Before you start diamond shopping, you need to have a prior understanding of what you’re buying. It’s quite common to confuse a diamond’s cut with its existing shape. The cut actually describes a diamond’s light performance, dimensions and finish. With the below given information you can understand the process of cutting a diamond and choosing them with light performance.
The process of cutting or shaping a rough diamond into a polished gemstone is a task of both an art and a science. The choice of cutting a diamond is often decided by the original shape of the rough stone, location of the inclusions and errors to be eliminated, and preservation of the weight, some popularity of shapes amongst consumers and with many other considerations. The round brilliant cut is normally preferred when the crystal is an octahedron, as often two stones might be cut from one of such crystal. Oddly shaped crystals such as macles are preferred to be cut in a fancy way that is a cut other than the round radiant.
With the modern techniques, the cutting and polishing of a diamond crystal mostly results in a dramatic weight loss in diamond; rarely is it less than 50%. Sometimes it is possible that the cutters compromise and accept lesser proportions and symmetry in order to avoid inclusions or may be to preserve the carat rating. Since per carat price of diamond shifts around key milestones (such as 1.00 carat), numerous one-carat diamonds are the result of negotiation “Cut” for “Carat.” Some jewelry experts do advise consumers to buy a 0.99 carat diamond for its better price or to buy a 1.10 carat diamond for its fine cut.
Diamond’s beauty is recognized by the way it shines, sparkles, and the light it produces. Logically having accurate quantitative and qualitative analysis of the light being returned by a diamond could certainly be very helpful in determining its beauty and evaluating its cut quality.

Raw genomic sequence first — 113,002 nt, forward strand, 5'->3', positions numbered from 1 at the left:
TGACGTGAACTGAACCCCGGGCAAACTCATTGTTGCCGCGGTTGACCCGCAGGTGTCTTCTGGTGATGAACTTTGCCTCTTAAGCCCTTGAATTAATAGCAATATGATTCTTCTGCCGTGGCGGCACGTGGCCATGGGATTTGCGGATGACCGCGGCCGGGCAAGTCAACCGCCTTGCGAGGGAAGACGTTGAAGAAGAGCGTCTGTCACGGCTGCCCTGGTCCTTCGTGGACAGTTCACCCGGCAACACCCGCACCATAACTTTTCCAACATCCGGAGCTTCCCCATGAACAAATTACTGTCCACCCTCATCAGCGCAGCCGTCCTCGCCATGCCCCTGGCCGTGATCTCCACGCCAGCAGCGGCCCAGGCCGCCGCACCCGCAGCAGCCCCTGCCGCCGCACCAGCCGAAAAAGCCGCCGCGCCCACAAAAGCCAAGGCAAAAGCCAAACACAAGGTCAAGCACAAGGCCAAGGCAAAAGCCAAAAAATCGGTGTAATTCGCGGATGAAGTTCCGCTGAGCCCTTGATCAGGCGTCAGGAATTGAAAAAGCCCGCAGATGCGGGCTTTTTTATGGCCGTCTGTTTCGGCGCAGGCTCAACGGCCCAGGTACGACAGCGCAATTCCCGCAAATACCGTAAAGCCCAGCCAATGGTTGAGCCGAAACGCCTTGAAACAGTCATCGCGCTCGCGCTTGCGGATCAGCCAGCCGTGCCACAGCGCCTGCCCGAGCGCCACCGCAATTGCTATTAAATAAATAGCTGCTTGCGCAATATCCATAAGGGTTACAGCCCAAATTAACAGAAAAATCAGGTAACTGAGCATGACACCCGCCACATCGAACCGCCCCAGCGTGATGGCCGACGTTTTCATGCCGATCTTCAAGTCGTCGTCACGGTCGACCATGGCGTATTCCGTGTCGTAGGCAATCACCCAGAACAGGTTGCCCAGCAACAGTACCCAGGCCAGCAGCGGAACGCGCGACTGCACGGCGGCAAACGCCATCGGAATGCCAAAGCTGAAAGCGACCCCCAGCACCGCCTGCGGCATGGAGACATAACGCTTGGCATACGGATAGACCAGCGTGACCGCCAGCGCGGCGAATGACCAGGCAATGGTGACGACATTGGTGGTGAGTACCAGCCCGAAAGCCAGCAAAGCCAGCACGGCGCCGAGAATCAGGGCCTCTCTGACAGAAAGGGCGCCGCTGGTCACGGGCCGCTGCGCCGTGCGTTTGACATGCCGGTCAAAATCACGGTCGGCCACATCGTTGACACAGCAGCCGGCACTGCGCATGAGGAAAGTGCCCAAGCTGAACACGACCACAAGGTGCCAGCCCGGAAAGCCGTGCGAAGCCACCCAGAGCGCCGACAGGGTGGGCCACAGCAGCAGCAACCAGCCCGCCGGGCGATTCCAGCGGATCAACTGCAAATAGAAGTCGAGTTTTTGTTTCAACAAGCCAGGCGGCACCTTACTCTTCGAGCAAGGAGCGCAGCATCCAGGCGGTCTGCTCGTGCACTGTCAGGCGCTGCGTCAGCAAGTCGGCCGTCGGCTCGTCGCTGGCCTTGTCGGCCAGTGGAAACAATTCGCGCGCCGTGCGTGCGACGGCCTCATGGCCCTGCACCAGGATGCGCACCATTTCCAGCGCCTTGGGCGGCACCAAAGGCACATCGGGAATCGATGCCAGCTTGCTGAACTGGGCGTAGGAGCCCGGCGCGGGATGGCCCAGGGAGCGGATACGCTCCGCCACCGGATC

The light performance concept was initially introduced by GemEx in 1998, and then AGS introduced their version in 2005 and GIA introduced their version this 2006. Light performance deals with the amount of light produced what kind of light and the origin of light emitted or reflected by a diamond source.
To understand and measure the light dynamics performance and behavior of a diamond is certainly a historic and probably the most significant event in modern diamond history, which would affect how a diamond should be cut to maximize beauty. Prior to this time there was actually no technologies or protocol, which might relate a diamond’s actual light performance with the proportions and angles it was cut. Much of the idea on how much brilliance a round diamond can be produced was based on theory not by measurement.
As we know cut describes a diamond’s light performance, dimensions and finish. Shape refers to the overall and real outline of the diamond when viewed from the top. Since all diamond shapes are very different, unique characteristics determine excellence for each shape be careful while choosing the most beautiful diamond for you.
Have some questions? Like to know more about a particular diamond or setting….? For further information on Loose Diamonds. Please visit www.jamesallen.com and to contact Jason Kendric mail to: firstname.lastname@example.org.